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The "Great Recession" was a scary time in the stock market

This graph shows that by the end of August 2008, an initial $50,000 investment in stocks in the S&P 500 Index made in August 2007 would have been worth about $44,400. By the end of February 2009, it would have been worth about $25,900.

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Investors who held on through the recession regained all their losses (and then some)

This graph shows that a $50,000 investment in the stocks in the S&P 500 Index made in August 2007 would have been worth only about $25,900 by the end of February 2009. By the end of April 2011, it would have been worth about $50,200. And by the end of October 2015, it would have been worth about $84,200.

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Diversification

The strategy of investing in multiple asset classes and among many securities in an attempt to lower overall investment risk.

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The returns received by investors vs. returns earned by funds

This graph shows how the returns published by funds compared with the average returns actually earned by investors. For U.S. stock funds, funds returned 7.51% but investors earned 6.94%. For emerging market stock funds, funds returned 7.62% but investors earned 5.20%. For sector stock funds, funds returned 7.15% but investors earned 5.94%. For high-yield bond funds, funds returned 6.31% but investors earned 4.30%. For emerging market bond funds, funds returned 6.70% but investors earned 3.68%.

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Returns

The profit you get from investing money. Over time, this profit is based mainly on the amount of risk associated with the investment. So, for example, less-risky investments like certificates of deposit (CDs) or savings accounts generally earn a low rate of return, and higher-risk investments like stocks generally earn a higher rate of return.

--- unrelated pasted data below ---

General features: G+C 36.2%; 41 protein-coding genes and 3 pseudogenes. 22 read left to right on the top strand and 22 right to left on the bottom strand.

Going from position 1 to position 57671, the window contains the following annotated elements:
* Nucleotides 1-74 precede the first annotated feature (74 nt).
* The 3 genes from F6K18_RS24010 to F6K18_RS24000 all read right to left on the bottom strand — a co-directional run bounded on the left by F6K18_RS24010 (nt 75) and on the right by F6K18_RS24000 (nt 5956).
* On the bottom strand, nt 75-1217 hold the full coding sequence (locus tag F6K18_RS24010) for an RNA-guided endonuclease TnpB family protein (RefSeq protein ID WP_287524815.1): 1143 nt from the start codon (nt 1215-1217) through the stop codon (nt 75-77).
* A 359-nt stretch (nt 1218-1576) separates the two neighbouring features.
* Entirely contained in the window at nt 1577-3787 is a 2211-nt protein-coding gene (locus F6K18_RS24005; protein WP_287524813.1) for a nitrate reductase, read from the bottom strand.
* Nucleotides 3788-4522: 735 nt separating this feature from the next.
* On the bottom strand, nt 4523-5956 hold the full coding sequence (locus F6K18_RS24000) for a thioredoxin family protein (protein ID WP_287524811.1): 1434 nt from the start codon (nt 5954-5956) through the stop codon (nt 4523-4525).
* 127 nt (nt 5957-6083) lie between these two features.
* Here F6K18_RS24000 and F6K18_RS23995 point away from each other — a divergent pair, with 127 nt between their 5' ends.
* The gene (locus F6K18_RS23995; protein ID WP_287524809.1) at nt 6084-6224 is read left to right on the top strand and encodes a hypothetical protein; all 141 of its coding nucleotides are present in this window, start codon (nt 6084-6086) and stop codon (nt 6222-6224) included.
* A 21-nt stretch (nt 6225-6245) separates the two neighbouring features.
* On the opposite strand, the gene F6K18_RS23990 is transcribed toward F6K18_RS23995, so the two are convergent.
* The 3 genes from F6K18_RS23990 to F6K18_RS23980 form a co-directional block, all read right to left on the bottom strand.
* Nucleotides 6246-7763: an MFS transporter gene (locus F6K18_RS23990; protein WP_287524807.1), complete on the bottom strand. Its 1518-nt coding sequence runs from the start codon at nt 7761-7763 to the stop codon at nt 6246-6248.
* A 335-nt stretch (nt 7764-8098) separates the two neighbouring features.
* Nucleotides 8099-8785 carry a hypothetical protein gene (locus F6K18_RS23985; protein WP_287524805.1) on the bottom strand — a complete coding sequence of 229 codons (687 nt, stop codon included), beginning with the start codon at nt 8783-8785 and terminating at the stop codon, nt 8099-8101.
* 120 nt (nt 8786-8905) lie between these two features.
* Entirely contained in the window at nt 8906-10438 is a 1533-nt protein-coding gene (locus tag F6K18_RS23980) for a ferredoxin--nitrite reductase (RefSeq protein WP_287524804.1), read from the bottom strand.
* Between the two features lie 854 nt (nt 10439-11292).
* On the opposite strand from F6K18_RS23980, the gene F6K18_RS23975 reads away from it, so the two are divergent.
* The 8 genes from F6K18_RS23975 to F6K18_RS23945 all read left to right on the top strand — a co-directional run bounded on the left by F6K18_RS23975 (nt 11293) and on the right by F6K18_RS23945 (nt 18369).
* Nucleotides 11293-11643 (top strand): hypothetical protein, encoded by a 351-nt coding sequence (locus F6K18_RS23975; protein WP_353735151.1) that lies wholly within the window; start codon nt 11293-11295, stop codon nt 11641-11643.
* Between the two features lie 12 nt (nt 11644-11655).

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Mutual fund

A type of investment that pools shareholder money and invests it in a variety of securities. Each investor owns shares of the fund and can buy or sell these shares at any time. Mutual funds are typically more diversified, low-cost, and convenient than investing in individual securities, and they're professionally managed.

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Portfolio

The sum total of your investments managed toward a specific goal.

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Performance

The measure of how much an investment has paid off, also known as return.

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ETF (exchange-traded fund)

A type of investment with characteristics of both mutual funds and individual stocks. ETFs are professionally managed and typically diversified, like mutual funds, but they can be bought and sold at any point during the trading day using straightforward or sophisticated strategies.

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Index

An unmanaged group of securities whose overall performance is used as a benchmark. An index may be broad or focus on one sector or type of security.